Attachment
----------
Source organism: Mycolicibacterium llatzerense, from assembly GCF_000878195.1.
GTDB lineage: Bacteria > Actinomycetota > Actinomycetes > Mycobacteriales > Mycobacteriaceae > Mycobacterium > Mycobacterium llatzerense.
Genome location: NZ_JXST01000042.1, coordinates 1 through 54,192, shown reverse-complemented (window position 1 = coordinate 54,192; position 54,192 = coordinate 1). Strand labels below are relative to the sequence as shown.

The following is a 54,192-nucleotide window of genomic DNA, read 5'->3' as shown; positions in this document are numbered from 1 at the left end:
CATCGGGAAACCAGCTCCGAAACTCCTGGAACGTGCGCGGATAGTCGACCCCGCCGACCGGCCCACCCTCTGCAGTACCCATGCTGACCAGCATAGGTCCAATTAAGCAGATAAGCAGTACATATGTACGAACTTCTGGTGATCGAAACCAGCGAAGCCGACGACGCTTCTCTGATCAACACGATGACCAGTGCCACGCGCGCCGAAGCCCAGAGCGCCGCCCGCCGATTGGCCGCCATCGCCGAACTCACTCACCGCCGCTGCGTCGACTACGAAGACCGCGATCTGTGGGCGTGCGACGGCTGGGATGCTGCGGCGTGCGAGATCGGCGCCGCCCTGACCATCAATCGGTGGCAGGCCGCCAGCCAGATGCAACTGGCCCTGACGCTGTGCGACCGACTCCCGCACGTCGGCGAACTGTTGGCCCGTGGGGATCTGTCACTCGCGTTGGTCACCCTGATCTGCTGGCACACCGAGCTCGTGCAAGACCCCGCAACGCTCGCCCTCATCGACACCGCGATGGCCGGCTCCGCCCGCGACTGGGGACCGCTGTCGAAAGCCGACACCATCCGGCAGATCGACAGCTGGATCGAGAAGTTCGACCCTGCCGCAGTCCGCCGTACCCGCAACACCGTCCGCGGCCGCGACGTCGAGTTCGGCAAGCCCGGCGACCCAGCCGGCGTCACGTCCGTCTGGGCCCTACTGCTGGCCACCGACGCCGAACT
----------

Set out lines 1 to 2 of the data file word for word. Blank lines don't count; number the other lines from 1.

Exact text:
Source organism: Mycolicibacterium llatzerense, from assembly GCF_000878195.1.
GTDB lineage: Bacteria > Actinomycetota > Actinomycetes > Mycobacteriales > Mycobacteriaceae > Mycobacterium > Mycobacterium llatzerense.